This year marks the Palmetto Curling Club’s 10th anniversary. The club has met on Tuesday nights at the Pavilion Recreational Complex in Taylors since 2010. This season, the club is moving to its own dedicated ice rink for the first time.
The new rink, which Palmetto Curling Club will share with the Carolina Rage youth hockey league, is located at 211 School St. in Greer.
Daniel Fort, a current board member who was one of the club’s founding members, says he expects the membership to grow this year, but it currently stands at an average of 85 members.
Every Olympic year, curling grows exponentially. Typically, the number of players doubles in membership across the U.S., according to Fort. The Vancouver Olympics in 2010 first inspired Fort to reach out to Beau Welling, a Greenvillian who competed on the U.S. Curling Team.
“I fell in love with curling in the 1998 Olympics, but it was 12 years before I touched my first curling stone,” Fort says. “In 2010, I saw an article in the news about Beau Welling competing in Vancouver, so I looked him up on Facebook and said ‘Hey, I’m in Greenville and have wanted to curl for 12 years; let’s do this.’”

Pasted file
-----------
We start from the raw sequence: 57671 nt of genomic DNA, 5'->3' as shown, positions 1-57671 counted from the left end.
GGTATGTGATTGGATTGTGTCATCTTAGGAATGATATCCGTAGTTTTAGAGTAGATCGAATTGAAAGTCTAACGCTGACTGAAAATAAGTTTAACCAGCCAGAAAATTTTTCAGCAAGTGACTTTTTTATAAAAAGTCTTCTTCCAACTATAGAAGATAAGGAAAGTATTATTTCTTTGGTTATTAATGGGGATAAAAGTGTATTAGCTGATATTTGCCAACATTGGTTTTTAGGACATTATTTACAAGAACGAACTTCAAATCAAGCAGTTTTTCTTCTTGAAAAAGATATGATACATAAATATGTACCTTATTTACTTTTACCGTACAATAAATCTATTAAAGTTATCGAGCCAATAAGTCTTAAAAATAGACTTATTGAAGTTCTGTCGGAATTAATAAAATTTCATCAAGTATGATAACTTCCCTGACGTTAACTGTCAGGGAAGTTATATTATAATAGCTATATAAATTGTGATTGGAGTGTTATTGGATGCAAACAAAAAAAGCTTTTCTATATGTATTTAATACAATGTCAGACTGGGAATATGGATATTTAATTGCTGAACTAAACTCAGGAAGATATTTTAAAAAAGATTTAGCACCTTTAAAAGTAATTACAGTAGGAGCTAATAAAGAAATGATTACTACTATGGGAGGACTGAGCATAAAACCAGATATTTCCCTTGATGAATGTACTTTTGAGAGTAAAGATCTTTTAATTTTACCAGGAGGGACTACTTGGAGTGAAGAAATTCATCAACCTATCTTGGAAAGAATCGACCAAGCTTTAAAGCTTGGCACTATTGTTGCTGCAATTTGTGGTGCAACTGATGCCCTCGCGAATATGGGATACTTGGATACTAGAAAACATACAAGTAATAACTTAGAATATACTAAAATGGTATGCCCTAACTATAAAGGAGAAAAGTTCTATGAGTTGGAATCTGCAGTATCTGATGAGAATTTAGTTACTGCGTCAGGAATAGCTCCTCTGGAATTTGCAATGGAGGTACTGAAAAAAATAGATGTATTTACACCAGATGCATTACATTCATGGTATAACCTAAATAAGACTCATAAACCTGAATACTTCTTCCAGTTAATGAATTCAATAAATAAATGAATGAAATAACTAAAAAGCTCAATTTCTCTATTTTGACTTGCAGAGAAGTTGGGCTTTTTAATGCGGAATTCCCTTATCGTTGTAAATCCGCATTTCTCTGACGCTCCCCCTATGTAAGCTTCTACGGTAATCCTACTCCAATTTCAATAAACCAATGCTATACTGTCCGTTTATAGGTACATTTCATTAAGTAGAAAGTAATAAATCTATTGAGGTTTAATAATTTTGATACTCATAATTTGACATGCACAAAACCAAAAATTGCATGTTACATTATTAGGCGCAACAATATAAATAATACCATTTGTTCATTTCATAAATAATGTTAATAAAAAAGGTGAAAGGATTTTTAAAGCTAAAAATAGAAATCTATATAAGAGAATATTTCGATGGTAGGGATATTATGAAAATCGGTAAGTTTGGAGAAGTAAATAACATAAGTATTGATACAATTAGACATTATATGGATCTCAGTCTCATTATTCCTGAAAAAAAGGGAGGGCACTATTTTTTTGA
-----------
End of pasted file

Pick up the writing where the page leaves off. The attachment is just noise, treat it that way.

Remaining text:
Together with Welling, who currently sits on the board of the World Curling Federation, Fort formed the Palmetto Curling Club.
It was the first curling club in South Carolina. Now there are two additional clubs, in Charleston and Columbia, but it’s still an unusual sport in the South. Fort says, “We’d be at the bonspiels [tournaments] and people would ask, ‘You’re from South Carolina and you curl?’”
Did you know? Almost all curling rocks come from the same quarry of granite in Scotland named Ailsa Craig.
Palmetto Curling Club offers a free open house before each season starts, during which first-timers can learn to curl. The last two for the spring season are at 7 p.m. Feb. 23 and 27.
The club is primarily social. At present, membership is open to men and women above the age of 18, and Fort reports that the club’s oldest member is in his late 70s. In its new home, the club’s leadership is hoping to expand membership to junior throwers aged 10-12. Palmetto Curling Club also offers paracurling with wheelchairs donated by the Roger C. Peace Center.
Fort says he’s excited to see the coming growth the Ice Station move will allow. “We’ve been limited on our ice time, because there’s hockey, ice skating, curling, and everyone needs ice time. With the expansion of the Pavilion, there will be additional common areas, but currently there is no handicap access to the common area because of the stairs.”
Due to the renovations, the club’s normal 10-12 week schedule would have been shortened to five or six weeks had they not been able make the Ice Station move.
The 2020 Spring League began Feb. 25. Those interested in learning to curl or joining the league can find more information at www.palmettocurling.com.